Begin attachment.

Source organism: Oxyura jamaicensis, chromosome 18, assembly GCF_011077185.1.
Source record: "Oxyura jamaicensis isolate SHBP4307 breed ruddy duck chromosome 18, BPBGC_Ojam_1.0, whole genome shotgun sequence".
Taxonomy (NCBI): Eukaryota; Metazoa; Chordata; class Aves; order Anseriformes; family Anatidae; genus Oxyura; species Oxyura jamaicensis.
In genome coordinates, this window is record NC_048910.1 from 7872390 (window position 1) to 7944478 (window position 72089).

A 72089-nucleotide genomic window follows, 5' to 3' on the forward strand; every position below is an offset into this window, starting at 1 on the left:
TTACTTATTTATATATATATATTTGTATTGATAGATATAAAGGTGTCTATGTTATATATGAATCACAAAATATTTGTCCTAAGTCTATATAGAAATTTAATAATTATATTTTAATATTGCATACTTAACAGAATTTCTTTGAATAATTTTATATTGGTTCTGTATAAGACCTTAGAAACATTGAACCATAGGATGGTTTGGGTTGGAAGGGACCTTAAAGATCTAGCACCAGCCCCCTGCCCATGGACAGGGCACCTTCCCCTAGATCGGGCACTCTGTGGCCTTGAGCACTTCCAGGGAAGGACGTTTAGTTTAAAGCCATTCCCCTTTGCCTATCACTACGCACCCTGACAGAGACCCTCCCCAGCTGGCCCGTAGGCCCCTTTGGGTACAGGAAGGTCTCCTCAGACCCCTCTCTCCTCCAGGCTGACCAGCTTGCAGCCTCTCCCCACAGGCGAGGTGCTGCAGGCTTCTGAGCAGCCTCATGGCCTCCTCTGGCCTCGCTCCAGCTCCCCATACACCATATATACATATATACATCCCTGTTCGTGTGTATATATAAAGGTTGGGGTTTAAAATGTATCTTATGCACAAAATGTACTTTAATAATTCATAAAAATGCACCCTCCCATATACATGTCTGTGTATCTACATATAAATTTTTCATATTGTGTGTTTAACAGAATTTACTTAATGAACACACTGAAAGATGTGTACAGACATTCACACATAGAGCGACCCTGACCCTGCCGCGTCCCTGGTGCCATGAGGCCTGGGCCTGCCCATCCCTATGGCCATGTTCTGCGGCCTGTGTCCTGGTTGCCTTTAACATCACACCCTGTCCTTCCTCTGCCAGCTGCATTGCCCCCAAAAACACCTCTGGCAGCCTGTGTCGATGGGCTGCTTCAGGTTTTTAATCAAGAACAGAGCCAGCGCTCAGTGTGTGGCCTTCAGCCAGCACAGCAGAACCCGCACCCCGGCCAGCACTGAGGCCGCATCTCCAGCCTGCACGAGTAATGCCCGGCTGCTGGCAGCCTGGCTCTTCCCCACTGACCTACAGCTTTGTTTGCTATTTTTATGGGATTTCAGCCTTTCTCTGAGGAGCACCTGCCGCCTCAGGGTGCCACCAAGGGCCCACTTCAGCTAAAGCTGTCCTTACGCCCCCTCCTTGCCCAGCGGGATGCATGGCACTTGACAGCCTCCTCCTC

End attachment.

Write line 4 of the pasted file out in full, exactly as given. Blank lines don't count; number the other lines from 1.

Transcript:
In genome coordinates, this window is record NC_048910.1 from 7872390 (window position 1) to 7944478 (window position 72089).